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Last year I was interviewed on BBC Radio as an expert on Suffragettes because it was the centenary of David Lloyd-George’s second home in Walton Heath being bombed. The thrust of the interview was “Were the Suffragettes Terrorists?”. Given the huge number of events during the fight for the vote for women, the centenary of many of which were either last year or this, it has intrigued me that it was this bombing that was selected by the BBC as being particularly worthy of coverage.
It is 40 years since the TV drama series Shoulder to Shoulder portrayed the Suffragette struggle. Since then we’ve seen next to nothing on our screens, documentary or drama, about Suffragettes. Last year saw a Channel 4 documentary about Emily Davison’s protest at the 1913 Derby, but despite the success of Edwardian era dramas such as Downton Abbey and Mr Selfridge, and TV’s present enthusiasm for all things Great War, during which women aged over 30 (with other provisos) won the vote, Votes for Women seemingly remains a taboo subject with TV documentary and drama makers.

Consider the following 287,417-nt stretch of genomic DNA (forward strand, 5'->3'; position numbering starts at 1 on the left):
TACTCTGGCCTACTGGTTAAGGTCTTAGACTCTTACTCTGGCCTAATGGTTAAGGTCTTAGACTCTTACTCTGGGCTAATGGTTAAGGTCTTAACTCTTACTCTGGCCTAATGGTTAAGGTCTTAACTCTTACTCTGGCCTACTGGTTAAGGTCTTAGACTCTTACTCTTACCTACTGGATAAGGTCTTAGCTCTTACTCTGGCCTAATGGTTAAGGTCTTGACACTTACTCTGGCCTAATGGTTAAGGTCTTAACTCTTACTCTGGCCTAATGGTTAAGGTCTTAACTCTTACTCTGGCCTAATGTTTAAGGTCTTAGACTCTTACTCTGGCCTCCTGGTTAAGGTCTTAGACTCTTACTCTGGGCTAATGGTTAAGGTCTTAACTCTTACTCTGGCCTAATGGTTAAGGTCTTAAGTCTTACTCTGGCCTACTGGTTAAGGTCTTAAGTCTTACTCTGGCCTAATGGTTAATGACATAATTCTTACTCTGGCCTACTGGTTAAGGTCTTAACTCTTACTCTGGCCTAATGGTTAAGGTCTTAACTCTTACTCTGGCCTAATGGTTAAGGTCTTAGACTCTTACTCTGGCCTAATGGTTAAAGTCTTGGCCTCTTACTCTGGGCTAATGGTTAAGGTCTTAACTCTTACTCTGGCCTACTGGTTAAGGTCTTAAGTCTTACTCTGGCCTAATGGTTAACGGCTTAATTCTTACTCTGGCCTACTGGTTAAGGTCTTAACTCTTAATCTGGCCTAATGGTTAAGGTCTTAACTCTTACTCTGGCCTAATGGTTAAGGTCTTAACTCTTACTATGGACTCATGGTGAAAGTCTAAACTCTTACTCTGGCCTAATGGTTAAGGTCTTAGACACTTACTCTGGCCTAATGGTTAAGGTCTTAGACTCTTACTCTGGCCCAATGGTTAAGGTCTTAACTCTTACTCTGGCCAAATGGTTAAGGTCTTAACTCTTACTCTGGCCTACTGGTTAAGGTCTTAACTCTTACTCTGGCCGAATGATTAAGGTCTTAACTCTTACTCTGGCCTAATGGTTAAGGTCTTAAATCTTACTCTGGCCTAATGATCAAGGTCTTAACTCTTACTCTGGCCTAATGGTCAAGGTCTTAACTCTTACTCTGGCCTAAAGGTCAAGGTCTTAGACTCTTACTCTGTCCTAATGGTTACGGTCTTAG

Suffragettes went out of their way not to harm anyone (other than themselves), but do TV producers ignore them because they perceive them to have been terrorists? Is the problem for TV that Suffragettes were brave freedom fighters, and Prime Minister Asquith and his small band of supporters (only 5 of the 19 strong cabinet were actively against women gaining the vote, and a big majority of backbenches were in favour) were perpetrators of undemocratic injustice? The women were clearly the goodies, the government the baddies, but in the past 40 terror-filled years nobody has wanted to make a programme that portrayed perceived terrorists favourably.
Given that my Suffragette talks and walks are the most popular of the many I do, and the sales of my novel, Suffragette Autumn Women’s Spring, are so healthy, there’s clearly plenty of interest out there.
It’s time TV producers read their Edwardian history books, realised these brave women were most certainly not terrorists, and gave them the time they deserve.